• There are also improvement in mild to moderate hypertension and increased energy expenditure resulting to adjunct diet for weight reduction, increased fat loos, and preservation of lead body mass.
  • People with Type 1 diabetes doing moderate to heavy exercise may benefit from cardiovascular condition, increased strength and flexibility, and improved sense of well-being and enhanced quality of life.

Heavy Exercise and Diabetes[edit]

Heavy exercise is basically defined as when a person's heart rate is severely increased and causes the body to take rapid breaths such as sprinting, power lifting, resistance training and weight training[10]. Exercise is an essential component of diabetes care and the benefits include possible improvement in blood glucose control for those with Type 2 diabetes. However, exercise is not considered a component of treatment for lowering blood glucose in Type 1 diabetes since it may affect the blood glucose level, which should be approximately 250 mg/dl to be safe.A 5 to 10 minutes exercise can result to 7 to 20 times glucose uptake from the blood thus beneficial to patients with Type 2 diabetes provided their insulin is enough[11].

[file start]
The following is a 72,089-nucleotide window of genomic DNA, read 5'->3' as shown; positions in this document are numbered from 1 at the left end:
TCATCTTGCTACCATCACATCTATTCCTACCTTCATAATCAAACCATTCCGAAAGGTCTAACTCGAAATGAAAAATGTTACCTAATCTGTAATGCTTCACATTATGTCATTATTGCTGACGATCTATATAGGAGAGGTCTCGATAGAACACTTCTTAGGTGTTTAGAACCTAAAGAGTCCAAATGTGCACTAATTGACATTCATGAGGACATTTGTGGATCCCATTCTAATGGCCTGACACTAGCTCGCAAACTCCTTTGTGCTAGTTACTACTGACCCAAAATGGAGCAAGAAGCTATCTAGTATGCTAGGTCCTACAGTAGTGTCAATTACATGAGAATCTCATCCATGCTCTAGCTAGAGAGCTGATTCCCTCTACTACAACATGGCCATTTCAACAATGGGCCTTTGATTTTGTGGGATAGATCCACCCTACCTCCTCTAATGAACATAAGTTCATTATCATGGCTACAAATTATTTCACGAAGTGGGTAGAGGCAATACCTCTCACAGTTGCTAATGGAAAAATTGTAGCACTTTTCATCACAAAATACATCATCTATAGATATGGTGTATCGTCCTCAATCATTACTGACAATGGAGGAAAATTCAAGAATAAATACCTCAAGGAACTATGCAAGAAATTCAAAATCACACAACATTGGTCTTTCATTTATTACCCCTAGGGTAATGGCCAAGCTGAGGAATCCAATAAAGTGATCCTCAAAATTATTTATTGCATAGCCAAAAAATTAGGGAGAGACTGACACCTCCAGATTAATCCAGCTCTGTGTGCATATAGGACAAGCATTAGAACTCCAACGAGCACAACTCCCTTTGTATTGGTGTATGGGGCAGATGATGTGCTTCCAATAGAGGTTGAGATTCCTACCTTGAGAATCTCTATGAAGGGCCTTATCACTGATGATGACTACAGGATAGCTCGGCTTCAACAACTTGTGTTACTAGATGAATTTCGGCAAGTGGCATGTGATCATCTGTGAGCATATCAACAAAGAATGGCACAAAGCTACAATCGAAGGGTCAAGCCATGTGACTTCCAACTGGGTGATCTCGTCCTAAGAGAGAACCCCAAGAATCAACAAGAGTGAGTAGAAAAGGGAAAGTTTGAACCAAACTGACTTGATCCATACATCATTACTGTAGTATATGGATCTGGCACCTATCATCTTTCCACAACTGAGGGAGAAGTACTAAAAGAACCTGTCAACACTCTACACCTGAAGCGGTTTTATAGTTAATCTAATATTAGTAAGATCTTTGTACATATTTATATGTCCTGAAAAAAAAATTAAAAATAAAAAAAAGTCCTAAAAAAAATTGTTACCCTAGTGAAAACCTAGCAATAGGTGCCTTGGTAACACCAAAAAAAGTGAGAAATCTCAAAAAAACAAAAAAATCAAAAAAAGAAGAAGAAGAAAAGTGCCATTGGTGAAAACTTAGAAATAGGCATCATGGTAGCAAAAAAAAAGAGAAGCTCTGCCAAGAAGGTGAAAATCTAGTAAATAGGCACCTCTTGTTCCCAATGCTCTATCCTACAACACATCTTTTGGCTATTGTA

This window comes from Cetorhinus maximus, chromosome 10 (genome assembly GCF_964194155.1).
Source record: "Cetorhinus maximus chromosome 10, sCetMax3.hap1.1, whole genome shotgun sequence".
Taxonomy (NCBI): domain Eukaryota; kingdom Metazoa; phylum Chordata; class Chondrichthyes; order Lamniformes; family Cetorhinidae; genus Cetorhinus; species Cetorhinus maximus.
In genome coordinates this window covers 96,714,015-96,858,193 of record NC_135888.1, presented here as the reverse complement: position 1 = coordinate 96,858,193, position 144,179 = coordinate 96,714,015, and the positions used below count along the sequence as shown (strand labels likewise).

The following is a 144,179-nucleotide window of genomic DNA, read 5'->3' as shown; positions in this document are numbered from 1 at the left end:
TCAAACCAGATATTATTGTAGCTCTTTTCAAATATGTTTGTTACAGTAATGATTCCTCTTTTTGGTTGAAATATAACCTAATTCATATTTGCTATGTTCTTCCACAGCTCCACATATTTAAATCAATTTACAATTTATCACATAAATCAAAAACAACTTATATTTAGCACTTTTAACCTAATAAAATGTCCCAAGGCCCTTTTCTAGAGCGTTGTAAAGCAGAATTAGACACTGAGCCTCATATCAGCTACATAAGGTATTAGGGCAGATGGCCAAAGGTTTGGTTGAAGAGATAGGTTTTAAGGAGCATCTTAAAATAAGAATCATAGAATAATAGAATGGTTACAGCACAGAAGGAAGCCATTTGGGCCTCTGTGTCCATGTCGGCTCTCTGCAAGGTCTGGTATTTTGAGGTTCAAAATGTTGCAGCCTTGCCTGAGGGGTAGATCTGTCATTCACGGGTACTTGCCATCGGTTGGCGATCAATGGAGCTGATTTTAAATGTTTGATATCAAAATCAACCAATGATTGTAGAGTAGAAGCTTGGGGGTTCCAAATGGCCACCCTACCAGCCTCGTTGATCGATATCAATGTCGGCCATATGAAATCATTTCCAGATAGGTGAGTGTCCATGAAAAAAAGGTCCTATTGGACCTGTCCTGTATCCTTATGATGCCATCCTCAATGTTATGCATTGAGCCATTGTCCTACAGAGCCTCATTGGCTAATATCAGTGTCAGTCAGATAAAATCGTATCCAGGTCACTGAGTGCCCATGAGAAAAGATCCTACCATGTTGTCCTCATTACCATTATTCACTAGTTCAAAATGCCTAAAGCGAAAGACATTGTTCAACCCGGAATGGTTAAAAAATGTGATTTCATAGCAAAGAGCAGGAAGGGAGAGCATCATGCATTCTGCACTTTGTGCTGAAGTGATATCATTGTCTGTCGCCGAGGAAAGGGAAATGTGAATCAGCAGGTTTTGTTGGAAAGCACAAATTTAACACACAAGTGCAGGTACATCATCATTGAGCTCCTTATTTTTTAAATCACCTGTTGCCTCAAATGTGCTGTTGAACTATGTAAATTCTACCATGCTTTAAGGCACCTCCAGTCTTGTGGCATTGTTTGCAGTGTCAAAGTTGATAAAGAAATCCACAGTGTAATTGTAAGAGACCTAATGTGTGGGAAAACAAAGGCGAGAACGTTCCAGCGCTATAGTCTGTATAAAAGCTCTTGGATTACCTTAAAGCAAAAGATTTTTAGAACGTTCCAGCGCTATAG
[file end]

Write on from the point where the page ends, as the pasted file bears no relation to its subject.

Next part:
However, low-level insulin patients or those that are insulin-dependent with Type 1 diabetes may become more ketotic and extremely hyperglycaemic with heavy exercise due to rising blood sugar. This is because glucose regulation is particularly important for people with diabetes Type 1 because the pancreas cannot produce enough insulin to control glucose in the blood. Therefore, acute rise in blood glucose during heavy exercise can lead to complication such as hypoglycaemia[12].